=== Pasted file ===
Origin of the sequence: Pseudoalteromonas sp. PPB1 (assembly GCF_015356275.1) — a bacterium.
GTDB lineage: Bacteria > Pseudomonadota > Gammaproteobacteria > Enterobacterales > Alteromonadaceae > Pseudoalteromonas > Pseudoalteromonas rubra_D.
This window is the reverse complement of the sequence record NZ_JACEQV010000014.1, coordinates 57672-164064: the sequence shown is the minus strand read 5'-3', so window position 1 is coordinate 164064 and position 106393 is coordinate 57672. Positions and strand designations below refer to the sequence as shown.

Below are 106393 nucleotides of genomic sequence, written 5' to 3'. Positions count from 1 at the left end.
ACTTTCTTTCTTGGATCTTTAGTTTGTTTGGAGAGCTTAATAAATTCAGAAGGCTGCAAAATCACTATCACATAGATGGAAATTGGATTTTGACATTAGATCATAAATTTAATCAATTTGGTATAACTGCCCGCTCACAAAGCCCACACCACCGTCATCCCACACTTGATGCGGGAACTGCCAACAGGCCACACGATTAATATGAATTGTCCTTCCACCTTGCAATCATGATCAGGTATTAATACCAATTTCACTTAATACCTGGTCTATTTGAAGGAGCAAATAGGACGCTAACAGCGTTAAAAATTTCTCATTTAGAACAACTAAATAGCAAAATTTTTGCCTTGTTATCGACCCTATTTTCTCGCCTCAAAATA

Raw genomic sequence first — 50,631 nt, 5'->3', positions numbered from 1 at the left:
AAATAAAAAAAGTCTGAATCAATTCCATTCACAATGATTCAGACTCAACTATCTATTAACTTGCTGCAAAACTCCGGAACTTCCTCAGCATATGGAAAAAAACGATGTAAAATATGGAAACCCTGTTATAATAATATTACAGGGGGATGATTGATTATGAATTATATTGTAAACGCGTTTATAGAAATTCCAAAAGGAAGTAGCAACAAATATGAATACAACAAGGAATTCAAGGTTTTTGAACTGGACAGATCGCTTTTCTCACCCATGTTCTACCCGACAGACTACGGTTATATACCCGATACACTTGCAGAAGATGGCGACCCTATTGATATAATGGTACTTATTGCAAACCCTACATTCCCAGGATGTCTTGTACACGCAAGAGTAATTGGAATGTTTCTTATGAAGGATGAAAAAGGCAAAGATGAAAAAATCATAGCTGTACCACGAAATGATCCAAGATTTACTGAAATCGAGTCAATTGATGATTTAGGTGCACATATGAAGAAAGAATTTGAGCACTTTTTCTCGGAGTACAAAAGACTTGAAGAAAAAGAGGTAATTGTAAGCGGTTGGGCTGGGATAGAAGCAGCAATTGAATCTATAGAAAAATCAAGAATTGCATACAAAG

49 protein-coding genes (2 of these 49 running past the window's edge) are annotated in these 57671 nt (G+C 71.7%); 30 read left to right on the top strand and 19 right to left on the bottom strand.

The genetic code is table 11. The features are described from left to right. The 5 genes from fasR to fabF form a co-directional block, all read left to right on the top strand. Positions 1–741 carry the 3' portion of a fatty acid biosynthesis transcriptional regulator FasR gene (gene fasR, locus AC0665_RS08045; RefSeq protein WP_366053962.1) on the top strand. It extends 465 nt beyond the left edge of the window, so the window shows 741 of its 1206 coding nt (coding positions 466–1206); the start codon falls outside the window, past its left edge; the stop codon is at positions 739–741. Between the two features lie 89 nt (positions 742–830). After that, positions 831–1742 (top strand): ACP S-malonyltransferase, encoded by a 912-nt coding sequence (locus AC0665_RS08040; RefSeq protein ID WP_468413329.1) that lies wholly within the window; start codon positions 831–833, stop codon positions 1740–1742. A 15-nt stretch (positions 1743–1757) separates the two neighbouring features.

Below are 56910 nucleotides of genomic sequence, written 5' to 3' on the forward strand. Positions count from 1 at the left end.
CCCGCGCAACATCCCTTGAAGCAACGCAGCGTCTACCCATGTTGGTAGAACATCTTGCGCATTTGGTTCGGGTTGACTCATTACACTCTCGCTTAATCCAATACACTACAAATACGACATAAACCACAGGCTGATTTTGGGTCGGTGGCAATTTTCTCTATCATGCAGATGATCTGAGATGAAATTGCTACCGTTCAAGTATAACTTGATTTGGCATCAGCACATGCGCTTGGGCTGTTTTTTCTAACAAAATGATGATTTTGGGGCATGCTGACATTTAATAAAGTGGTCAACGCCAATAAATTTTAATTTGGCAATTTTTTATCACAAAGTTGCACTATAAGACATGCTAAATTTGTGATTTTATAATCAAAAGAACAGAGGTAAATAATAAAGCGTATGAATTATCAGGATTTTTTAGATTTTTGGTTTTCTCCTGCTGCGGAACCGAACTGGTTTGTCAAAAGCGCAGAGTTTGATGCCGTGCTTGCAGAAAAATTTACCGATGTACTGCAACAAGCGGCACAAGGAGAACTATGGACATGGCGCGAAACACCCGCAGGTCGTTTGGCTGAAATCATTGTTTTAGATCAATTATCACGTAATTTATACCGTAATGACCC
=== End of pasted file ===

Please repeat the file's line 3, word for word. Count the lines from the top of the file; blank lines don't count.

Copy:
This window is the reverse complement of the sequence record NZ_JACEQV010000014.1, coordinates 57672-164064: the sequence shown is the minus strand read 5'-3', so window position 1 is coordinate 164064 and position 106393 is coordinate 57672. Positions and strand designations below refer to the sequence as shown.